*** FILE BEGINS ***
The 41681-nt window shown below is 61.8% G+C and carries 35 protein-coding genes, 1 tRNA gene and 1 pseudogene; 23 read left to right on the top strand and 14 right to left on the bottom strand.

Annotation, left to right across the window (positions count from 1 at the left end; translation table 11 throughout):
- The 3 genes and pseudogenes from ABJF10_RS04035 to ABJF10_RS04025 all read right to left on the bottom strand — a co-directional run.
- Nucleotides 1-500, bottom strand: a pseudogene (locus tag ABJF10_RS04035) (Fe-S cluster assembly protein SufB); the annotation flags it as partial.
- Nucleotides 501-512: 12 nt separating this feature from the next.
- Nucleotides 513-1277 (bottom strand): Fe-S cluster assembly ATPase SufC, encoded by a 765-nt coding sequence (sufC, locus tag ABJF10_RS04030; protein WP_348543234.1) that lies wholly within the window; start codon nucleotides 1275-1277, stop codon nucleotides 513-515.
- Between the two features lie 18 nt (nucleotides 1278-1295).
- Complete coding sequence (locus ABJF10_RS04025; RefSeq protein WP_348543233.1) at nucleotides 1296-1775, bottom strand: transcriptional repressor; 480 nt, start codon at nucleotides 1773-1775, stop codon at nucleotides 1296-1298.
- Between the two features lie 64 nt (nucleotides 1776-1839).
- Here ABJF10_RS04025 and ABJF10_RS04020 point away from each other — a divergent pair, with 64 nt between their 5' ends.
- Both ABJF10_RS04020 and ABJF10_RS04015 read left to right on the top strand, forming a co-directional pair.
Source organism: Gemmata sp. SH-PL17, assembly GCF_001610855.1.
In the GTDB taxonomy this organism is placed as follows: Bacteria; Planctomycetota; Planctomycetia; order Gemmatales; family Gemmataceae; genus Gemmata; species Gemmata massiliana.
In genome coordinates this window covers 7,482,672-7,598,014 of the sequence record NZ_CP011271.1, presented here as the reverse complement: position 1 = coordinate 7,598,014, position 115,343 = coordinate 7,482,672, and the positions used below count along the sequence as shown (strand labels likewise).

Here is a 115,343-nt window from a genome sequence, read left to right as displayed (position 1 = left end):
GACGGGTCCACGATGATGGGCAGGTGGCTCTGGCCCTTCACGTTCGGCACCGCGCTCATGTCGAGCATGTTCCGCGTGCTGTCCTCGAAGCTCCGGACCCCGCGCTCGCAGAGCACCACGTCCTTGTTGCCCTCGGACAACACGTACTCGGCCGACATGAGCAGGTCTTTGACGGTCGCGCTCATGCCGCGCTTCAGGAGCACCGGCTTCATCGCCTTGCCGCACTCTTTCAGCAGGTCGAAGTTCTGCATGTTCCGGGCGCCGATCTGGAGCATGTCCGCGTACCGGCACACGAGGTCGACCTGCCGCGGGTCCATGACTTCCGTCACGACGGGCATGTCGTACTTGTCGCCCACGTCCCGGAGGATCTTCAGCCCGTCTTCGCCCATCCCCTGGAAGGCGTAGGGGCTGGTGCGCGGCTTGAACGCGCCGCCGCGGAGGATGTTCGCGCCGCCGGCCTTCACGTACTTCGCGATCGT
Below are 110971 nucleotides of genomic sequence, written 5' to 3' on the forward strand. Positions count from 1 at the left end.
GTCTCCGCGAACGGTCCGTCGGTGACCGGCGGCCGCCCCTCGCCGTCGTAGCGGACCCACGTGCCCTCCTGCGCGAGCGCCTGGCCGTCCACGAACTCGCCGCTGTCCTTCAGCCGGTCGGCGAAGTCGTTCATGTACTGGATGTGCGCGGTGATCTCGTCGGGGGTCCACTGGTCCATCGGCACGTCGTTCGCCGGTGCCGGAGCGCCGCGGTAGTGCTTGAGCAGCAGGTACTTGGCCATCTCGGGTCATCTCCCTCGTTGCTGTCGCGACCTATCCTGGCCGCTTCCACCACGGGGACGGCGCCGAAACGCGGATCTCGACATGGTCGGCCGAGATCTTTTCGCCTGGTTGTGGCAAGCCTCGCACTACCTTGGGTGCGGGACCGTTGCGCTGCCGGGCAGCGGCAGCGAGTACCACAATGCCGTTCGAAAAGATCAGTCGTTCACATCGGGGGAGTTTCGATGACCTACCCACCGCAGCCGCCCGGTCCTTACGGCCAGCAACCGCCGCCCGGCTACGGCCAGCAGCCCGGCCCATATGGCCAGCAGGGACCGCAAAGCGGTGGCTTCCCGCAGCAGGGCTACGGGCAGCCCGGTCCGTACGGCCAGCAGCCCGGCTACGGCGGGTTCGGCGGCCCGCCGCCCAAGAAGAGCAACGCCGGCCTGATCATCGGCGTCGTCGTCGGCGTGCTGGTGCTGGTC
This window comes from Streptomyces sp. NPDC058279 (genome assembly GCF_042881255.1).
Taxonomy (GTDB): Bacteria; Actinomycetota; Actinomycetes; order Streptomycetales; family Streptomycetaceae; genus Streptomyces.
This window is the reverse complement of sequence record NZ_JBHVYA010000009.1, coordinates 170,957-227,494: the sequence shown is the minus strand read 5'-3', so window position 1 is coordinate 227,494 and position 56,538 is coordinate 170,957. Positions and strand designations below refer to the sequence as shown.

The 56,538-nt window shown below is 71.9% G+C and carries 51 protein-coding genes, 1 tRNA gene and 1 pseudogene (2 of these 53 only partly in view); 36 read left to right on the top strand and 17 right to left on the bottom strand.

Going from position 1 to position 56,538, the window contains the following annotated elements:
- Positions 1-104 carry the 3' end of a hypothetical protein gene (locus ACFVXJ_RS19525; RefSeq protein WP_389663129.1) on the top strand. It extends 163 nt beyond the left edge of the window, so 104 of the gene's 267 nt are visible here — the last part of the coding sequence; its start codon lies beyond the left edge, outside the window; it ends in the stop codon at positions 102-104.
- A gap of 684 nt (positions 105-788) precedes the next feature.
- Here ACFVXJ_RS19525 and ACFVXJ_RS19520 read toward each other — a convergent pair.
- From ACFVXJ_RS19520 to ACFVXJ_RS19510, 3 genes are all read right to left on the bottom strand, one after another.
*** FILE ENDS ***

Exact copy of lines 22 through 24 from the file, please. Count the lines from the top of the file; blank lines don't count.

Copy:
The 56,538-nt window shown below is 71.9% G+C and carries 51 protein-coding genes, 1 tRNA gene and 1 pseudogene (2 of these 53 only partly in view); 36 read left to right on the top strand and 17 right to left on the bottom strand.

Going from position 1 to position 56,538, the window contains the following annotated elements:
- Positions 1-104 carry the 3' end of a hypothetical protein gene (locus ACFVXJ_RS19525; RefSeq protein WP_389663129.1) on the top strand. It extends 163 nt beyond the left edge of the window, so 104 of the gene's 267 nt are visible here — the last part of the coding sequence; its start codon lies beyond the left edge, outside the window; it ends in the stop codon at positions 102-104.